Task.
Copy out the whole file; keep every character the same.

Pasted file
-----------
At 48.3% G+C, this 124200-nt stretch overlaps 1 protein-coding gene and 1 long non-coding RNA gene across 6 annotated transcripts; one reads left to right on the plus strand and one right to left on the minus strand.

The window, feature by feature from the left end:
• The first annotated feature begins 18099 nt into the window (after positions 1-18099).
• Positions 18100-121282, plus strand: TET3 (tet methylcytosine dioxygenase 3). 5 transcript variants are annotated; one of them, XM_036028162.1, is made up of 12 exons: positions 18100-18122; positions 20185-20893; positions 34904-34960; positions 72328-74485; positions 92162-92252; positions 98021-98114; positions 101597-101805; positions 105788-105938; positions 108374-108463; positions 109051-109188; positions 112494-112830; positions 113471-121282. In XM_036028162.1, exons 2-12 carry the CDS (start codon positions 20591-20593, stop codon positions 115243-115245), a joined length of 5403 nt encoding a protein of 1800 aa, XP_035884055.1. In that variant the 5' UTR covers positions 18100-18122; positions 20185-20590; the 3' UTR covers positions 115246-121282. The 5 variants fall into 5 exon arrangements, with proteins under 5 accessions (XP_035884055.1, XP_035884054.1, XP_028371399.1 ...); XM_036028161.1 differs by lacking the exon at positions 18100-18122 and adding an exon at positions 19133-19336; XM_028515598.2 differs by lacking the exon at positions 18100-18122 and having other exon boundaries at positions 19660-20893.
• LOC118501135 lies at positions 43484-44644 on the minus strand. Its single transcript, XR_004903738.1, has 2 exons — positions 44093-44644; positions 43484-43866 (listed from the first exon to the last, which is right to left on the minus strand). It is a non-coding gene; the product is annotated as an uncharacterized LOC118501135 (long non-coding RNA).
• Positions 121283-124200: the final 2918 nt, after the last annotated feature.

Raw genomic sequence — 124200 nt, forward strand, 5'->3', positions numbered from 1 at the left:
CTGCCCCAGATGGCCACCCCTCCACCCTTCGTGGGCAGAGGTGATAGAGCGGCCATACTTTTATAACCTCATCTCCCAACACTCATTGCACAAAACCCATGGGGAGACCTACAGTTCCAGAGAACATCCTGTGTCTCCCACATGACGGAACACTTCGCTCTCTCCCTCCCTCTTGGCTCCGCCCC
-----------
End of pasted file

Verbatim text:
At 48.3% G+C, this 124200-nt stretch overlaps 1 protein-coding gene and 1 long non-coding RNA gene across 6 annotated transcripts; one reads left to right on the plus strand and one right to left on the minus strand.

The window, feature by feature from the left end:
• The first annotated feature begins 18099 nt into the window (after positions 1-18099).
• Positions 18100-121282, plus strand: TET3 (tet methylcytosine dioxygenase 3). 5 transcript variants are annotated; one of them, XM_036028162.1, is made up of 12 exons: positions 18100-18122; positions 20185-20893; positions 34904-34960; positions 72328-74485; positions 92162-92252; positions 98021-98114; positions 101597-101805; positions 105788-105938; positions 108374-108463; positions 109051-109188; positions 112494-112830; positions 113471-121282. In XM_036028162.1, exons 2-12 carry the CDS (start codon positions 20591-20593, stop codon positions 115243-115245), a joined length of 5403 nt encoding a protein of 1800 aa, XP_035884055.1. In that variant the 5' UTR covers positions 18100-18122; positions 20185-20590; the 3' UTR covers positions 115246-121282. The 5 variants fall into 5 exon arrangements, with proteins under 5 accessions (XP_035884055.1, XP_035884054.1, XP_028371399.1 ...); XM_036028161.1 differs by lacking the exon at positions 18100-18122 and adding an exon at positions 19133-19336; XM_028515598.2 differs by lacking the exon at positions 18100-18122 and having other exon boundaries at positions 19660-20893.
• LOC118501135 lies at positions 43484-44644 on the minus strand. Its single transcript, XR_004903738.1, has 2 exons — positions 44093-44644; positions 43484-43866 (listed from the first exon to the last, which is right to left on the minus strand). It is a non-coding gene; the product is annotated as an uncharacterized LOC118501135 (long non-coding RNA).
• Positions 121283-124200: the final 2918 nt, after the last annotated feature.

Raw genomic sequence — 124200 nt, forward strand, 5'->3', positions numbered from 1 at the left:
CTGCCCCAGATGGCCACCCCTCCACCCTTCGTGGGCAGAGGTGATAGAGCGGCCATACTTTTATAACCTCATCTCCCAACACTCATTGCACAAAACCCATGGGGAGACCTACAGTTCCAGAGAACATCCTGTGTCTCCCACATGACGGAACACTTCGCTCTCTCCCTCCCTCTTGGCTCCGCCCC